When you think of Cairns, the first images that spring to mind are probably the gorgeous beaches of Australia’s east coast, flanked by the utterly incredible Great Barrier Reef. That’s not particularly surprising, with the coastline being one of the country’s top tourism destinations and most well-known attractions. Everything has it’s opposite though, and if you’re looking for something a little bit hotter, it’s hard to go past the Undara Lava Tubes.

As exciting as the name suggests, these otherworldly tunnels are one of a kind, and you can find them a few hours drive inland from Cairns. Read on to find out more.

Getting there

With Undara located a little under four hours southwest of Cairns, the journey takes you through a shifting kaleidoscope of the very best that Queensland’s scenery has to offer. As you depart the city, you’ll find yourself passing along the edge of two natural parks – Danbulla and Gadgarra. These lush forests showcase the northern part of the state’s tropical climate, with plenty of greenery and natural life.

Continuing on, these forests will slowly recede, giving way to the simple splendour of the Australian outback, with patches of dense scrub, creeks and volcanic flows. You’ll pass through another natural park, one of the country’s best – the aptly named Forty Mile Scrub. From here, it’s less than an hour to Undara, where the real fun begins.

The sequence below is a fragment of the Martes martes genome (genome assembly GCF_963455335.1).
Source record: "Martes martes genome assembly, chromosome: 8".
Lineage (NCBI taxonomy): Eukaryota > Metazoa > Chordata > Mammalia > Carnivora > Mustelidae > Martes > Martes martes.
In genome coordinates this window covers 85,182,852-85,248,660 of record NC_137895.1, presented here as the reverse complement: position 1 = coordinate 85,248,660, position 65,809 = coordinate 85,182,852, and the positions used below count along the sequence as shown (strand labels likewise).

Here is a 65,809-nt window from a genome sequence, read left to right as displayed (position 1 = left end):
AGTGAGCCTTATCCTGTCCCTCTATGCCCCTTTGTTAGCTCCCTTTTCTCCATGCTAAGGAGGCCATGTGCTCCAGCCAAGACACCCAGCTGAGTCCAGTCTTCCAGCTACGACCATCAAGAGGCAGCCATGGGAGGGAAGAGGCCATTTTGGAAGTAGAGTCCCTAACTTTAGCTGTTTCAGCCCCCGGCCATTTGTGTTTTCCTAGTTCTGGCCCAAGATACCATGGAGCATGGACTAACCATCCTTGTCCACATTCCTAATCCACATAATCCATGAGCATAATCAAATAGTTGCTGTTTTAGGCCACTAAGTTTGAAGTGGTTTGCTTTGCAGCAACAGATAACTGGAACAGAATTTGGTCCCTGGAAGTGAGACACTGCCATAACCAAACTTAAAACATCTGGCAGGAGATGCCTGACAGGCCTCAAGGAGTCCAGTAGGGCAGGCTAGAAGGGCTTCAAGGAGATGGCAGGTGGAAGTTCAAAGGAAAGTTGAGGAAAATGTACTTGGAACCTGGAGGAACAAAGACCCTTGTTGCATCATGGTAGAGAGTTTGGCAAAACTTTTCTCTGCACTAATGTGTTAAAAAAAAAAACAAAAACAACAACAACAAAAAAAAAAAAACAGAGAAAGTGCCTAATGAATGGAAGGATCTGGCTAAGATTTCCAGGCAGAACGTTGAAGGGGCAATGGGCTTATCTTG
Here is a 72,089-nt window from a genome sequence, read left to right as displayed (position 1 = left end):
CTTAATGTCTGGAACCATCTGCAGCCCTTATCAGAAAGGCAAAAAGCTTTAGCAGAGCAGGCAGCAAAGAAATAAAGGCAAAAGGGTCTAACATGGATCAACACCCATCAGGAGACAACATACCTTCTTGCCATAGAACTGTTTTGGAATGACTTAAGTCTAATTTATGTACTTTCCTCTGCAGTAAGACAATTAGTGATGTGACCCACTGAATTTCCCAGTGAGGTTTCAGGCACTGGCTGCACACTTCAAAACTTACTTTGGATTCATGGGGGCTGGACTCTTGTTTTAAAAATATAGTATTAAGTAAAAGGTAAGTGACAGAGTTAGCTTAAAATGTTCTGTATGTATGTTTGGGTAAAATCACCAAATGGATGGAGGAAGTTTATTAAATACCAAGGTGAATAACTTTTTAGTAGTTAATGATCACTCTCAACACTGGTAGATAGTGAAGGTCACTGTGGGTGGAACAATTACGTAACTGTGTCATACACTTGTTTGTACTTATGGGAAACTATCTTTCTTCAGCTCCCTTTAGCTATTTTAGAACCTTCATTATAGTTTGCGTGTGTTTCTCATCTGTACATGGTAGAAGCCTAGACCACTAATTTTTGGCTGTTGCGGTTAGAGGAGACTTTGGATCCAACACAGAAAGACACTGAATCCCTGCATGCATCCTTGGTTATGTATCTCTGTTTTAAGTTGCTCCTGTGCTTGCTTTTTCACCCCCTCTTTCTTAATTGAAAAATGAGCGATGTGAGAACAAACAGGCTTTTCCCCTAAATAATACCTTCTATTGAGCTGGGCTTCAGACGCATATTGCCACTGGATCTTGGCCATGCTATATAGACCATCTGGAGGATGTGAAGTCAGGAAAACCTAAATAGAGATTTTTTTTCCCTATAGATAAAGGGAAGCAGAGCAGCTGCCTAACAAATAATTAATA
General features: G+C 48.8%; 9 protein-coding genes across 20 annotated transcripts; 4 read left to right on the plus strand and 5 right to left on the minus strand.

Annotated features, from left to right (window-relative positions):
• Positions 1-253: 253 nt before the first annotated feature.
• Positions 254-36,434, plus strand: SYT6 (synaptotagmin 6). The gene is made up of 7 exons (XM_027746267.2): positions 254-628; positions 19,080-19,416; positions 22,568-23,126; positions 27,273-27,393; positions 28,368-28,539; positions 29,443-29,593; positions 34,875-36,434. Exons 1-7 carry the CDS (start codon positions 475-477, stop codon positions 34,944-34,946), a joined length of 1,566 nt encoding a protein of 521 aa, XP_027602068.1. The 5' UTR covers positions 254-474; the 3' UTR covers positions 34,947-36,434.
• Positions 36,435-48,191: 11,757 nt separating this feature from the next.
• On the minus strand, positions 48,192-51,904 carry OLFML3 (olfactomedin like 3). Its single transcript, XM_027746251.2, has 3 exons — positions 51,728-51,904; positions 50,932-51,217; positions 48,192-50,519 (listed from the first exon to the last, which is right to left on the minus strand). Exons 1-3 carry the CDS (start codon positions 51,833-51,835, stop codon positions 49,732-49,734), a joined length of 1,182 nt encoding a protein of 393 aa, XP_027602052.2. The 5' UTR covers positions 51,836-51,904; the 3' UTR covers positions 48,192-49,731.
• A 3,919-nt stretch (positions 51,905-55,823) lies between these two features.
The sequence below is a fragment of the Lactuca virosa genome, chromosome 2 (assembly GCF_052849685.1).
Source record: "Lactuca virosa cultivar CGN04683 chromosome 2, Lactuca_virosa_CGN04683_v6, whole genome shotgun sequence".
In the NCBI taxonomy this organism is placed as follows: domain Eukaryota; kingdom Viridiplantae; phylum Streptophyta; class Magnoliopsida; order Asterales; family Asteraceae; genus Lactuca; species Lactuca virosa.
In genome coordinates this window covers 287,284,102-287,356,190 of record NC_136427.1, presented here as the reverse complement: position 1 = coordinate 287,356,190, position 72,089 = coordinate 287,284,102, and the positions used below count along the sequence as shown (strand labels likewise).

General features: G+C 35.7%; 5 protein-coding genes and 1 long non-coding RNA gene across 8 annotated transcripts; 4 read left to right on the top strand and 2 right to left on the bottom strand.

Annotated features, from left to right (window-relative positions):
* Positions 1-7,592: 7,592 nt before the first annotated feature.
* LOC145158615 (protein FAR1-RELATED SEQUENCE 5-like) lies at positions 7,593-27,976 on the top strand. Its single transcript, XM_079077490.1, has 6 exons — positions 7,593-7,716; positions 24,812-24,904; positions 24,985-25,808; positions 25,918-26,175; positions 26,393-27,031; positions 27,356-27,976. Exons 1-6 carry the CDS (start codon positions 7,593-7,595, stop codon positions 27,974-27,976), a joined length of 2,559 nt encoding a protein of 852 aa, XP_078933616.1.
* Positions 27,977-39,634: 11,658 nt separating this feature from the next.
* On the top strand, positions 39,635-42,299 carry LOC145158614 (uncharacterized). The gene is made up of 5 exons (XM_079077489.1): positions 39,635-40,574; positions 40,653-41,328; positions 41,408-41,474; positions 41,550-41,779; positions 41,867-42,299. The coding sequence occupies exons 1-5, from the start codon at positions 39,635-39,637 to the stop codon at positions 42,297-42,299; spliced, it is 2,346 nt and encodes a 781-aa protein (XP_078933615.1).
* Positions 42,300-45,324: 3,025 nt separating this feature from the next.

The Undara Lava Tubes are well worth the journey. The Undara Lava Tubes are well worth the journey.

Undara Volcanic National Park

As you might have guessed, Australia is spoilt for choice when it comes to natural parks. Even with so many of them dotted around the place, there’s nothing quite like Undara.

The area was shaped by an immense eruption some 190,000 years ago (but who’s counting). Undara, a massive shield volcano, let loose a torrent of molten rock which grew to stretch over a distance of more than 160 kilometres. Estimated from the Department of National Parks, Sport and Racing put the total amount of lava at 23.3 kilometres cubed, which spread at a rate of 1 km cubed every second. Now that’s a truly frightening sight to imagine!

As the surface of the flow cooled, the higher temperatures inside meant that long tunnels became formed through the core. When all was said and done, one of the longest lava tube systems in the world was all that remained. A trip through these surreal pathways and corridors is truly awe-inspiring, and well-wroth the trip from Cairns. There’s plenty to see in the surrounding area too, so why not stay overnight and make the most of the experience.

For more information on car rental and road trips near Cairns, get in touch with East Coast Car Rentals today.